Statements of the deceased husband concerning the title to the property conveyed, made after the execution of the conveyance, were also erroneously admitted over the objections of appellant. This occurred particularly in the testimony of the respondent and the witness Kirby. The declarations of a grantor made after the grant are not admissible in evidence against the grantee. Under section 1849 of the Code of Civil Procedure the declarations, etc., of a grantor of real property are evidence against the grantee only "while holding the title." (Tompkins v. Crane , 50 Cal. 478; Ord v. Ord , 99 Cal. 523; Bury v. Young , 98 Cal. 446; 35 Am. St. Rep. 186.) And the fact that the grantor was in possession of the real property conveyed at the time of the alleged subsequent declarations does not change the rule. (Bigelow on Fraud, 171.) There are cases which hold that where personal property has been left after sale in the possession of the vendor the declarations of the latter while in possession are evidence against the vendee.
For the reasons above stated the judgment must be reversed. We may say, however, that we do not see how it can be successfully maintained that the evidence justifies the finding that said conveyance was made "for the purpose of delaying, hindering, and defrauding the said several creditors and other creditors of said Robert Barton." It is clear that a conveyance made by a husband or father to his wife or child is valid as against creditors, although the consideration was love and affection alone, unless it was made with intent to defraud his creditors. (Peck v. Brummagim , 31 Cal. 441; 89 Am. Dec. 195; Barker v. Koneman , 13 Cal. 1; Wells v. Stout , 9 Cal. 480; In re McEachran , 82 Cal. 219; Cohen v. Knox , 90 Cal. 266; Knox v. Moses , 104 Cal. 502.) If such a conveyance be made with intent to defraud creditors it is void as against the creditors; but the intent is a question of fact and must be averred and proved. A voluntary conveyance is not prima facie fraudulent, and a fraudulent intent is not to be arrived at as a presumption of law. (Civ. Code, sec. 3442; Threlkel v. Scott , 89 Cal. 351; Windhaus v. Bootz , 92 Cal. 617; Bull v. Bray , 89 Cal. 286.) Therefore, in a case like the one at bar, there must be evidence upon which the jury or court can base a finding of the fact that the intent of the grantor, at the time of the grant, was to defraud his creditors. And in the case at bar we see no evidence sufficient to support such a finding. Pronounced insolvency at the time of the grant would, no doubt, be a strong circumstance tending to show fraudulent intent, and, in the absence of other controlling facts, it would be sufficient to justify a finding of such intent. But in the case at bar we see no evidence of such insolvency. The decedent died about a year after the execution of the deed to his wife, and afterward it was found that there would be a few debts of the estate which its assets would not satisfy -- the aggregate being exceedingly small when compared with the volume of his business. As stated above, the building cost about one hundred and five thousand dollars, which seems to have been all paid by the decedent except the amounts alleged to be still due respondent -- aggregating about twelve thousand dollars, and interest, while the appraisement shows assets of the value of over nine thousand dollars. Nearly all of the one hundred and five thousand dollars was paid after the date of the deed, and was for debts accruing after that date. So far as the evidence which bears directly upon his financial condition at the time of the deed is concerned, there is nothing in it tending to [42 P. 306] show insolvency at that time; on the other hand, it affirmatively appears that at that time his financial standing was exceedingly good, and that he had property, apart from the land conveyed to his wife, which was amply sufficient to pay all debts which he then owed. Indeed, it is quite apparent that his financial condition at the time of his death was caused, as suggested by his banker, the witness Ernstein, by his unwise investment after the deed of too much money in an unprofitable enterprise. It is true that the deed to his wife was of the greater part of his property; but that which he retained was more than was necessary to meet all demands of creditors at that date.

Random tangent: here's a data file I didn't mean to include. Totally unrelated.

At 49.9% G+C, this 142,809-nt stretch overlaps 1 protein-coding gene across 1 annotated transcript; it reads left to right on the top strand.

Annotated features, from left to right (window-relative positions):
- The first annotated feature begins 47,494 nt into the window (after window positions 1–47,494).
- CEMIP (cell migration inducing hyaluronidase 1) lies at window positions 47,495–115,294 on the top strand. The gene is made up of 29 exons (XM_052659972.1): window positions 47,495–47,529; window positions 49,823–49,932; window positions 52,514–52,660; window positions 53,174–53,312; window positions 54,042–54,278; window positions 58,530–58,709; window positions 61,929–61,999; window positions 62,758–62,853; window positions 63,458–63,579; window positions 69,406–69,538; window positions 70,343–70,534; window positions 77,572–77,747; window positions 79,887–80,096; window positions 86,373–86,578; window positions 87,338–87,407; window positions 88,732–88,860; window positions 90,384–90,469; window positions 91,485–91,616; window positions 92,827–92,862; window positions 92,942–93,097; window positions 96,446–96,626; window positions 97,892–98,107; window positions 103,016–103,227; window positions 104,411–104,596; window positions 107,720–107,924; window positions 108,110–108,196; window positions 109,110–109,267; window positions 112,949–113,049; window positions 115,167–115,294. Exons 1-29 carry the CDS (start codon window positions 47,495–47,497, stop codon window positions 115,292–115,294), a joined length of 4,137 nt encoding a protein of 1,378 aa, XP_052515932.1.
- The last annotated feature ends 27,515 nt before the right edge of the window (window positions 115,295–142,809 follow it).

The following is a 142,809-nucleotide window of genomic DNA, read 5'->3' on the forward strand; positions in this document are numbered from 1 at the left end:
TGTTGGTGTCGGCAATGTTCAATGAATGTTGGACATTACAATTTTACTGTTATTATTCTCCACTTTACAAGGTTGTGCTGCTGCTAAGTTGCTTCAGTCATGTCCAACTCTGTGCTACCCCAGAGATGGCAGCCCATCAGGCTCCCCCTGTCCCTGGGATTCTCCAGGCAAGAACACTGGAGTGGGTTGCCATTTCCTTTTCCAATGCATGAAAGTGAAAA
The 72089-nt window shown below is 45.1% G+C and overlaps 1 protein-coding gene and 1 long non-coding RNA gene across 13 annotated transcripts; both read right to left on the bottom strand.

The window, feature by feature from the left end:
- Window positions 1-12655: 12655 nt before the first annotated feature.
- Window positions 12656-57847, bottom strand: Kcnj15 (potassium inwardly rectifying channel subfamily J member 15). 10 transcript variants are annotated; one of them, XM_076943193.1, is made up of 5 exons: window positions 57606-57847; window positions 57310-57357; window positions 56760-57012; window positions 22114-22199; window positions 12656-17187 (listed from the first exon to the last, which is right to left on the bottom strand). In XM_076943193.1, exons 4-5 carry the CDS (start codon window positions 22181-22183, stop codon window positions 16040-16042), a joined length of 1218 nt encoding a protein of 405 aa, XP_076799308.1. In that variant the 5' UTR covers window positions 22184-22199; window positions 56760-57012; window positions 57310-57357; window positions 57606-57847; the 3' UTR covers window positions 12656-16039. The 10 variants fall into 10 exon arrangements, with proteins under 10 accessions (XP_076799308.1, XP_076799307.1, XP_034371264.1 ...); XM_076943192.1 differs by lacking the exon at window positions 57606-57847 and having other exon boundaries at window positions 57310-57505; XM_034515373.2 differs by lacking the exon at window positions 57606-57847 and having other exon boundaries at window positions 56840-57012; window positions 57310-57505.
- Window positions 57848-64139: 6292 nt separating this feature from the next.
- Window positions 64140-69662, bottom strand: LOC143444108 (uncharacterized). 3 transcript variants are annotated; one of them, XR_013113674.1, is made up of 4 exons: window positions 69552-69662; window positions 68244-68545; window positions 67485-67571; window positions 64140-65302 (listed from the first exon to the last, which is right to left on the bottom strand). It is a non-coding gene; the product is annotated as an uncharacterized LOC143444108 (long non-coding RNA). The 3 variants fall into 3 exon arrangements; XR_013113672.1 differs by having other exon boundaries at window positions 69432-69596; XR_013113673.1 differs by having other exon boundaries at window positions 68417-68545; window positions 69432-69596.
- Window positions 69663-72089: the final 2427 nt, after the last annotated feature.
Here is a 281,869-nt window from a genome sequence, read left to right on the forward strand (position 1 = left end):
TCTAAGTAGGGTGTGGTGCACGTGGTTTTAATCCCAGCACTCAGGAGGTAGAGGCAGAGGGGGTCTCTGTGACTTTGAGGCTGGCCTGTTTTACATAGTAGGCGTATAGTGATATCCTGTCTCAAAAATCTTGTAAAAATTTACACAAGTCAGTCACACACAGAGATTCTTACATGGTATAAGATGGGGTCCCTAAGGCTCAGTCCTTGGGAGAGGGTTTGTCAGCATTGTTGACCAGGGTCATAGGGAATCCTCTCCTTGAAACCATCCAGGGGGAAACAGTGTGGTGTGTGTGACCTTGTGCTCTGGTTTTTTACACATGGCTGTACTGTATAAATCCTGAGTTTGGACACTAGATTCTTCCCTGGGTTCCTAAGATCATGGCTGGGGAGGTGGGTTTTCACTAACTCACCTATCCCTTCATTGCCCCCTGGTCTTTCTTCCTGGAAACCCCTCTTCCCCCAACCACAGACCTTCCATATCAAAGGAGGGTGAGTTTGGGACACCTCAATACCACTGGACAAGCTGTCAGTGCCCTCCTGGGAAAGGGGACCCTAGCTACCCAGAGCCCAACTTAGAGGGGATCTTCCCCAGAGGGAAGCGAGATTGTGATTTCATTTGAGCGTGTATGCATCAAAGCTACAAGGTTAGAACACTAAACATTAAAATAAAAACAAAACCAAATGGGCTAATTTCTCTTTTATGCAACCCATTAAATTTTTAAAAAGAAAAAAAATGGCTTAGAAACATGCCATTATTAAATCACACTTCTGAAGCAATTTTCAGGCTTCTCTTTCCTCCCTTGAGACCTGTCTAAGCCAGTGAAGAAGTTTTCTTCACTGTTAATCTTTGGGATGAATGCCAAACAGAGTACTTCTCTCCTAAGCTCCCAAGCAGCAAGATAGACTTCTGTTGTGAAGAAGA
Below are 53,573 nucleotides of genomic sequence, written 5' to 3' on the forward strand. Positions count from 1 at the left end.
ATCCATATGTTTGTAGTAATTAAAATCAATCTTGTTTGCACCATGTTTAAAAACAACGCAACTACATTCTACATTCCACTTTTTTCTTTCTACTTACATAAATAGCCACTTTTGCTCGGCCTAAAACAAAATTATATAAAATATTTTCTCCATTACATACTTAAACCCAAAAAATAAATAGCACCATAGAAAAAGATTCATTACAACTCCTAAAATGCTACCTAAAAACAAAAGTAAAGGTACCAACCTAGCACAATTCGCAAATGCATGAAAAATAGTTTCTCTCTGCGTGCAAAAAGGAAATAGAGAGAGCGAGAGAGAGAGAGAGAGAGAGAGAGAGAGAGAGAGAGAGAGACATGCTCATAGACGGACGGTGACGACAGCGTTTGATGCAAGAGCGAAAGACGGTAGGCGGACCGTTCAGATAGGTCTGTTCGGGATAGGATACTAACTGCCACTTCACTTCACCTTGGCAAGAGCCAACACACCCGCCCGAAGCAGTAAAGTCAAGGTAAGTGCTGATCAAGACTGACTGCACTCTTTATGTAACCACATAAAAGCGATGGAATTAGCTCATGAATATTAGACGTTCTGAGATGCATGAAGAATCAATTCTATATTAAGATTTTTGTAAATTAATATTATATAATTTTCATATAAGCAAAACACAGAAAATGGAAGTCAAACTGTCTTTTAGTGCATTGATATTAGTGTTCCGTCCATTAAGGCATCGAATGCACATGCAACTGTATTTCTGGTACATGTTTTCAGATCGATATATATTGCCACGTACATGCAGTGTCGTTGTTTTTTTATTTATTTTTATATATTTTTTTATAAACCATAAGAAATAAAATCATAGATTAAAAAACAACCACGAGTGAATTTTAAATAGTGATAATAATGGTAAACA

Respondent asked appellant, when a witness, this question: "It was not intended that this deed should operate to take away the property from the creditors?" and she answered, "No, sir"; and some importance is attached by respondent to this answer. We do not, however, consider it of any more significance than the following question and answer: "Was this deed made with any intent to hinder, delay, or defraud any creditor of Mr. Barton?" to which she answered, "Positively, no." These questions and answers merely meant that the deed was not made with any intent to defraud creditors.
Respondent's assignors will no doubt feel aggrieved if they shall fail to get all the money owing them from the estate; but, knowing that the conveyance had been made, they chose to rely upon the statements of the deceased, and neglected to protect themselves by filing liens for their materials and work. And they should not be surprised because a widow, whose deceased husband had been in affluent circumstances, takes all legal means to save what she can of his wrecked fortune.
The judgment and order appealed from are reversed.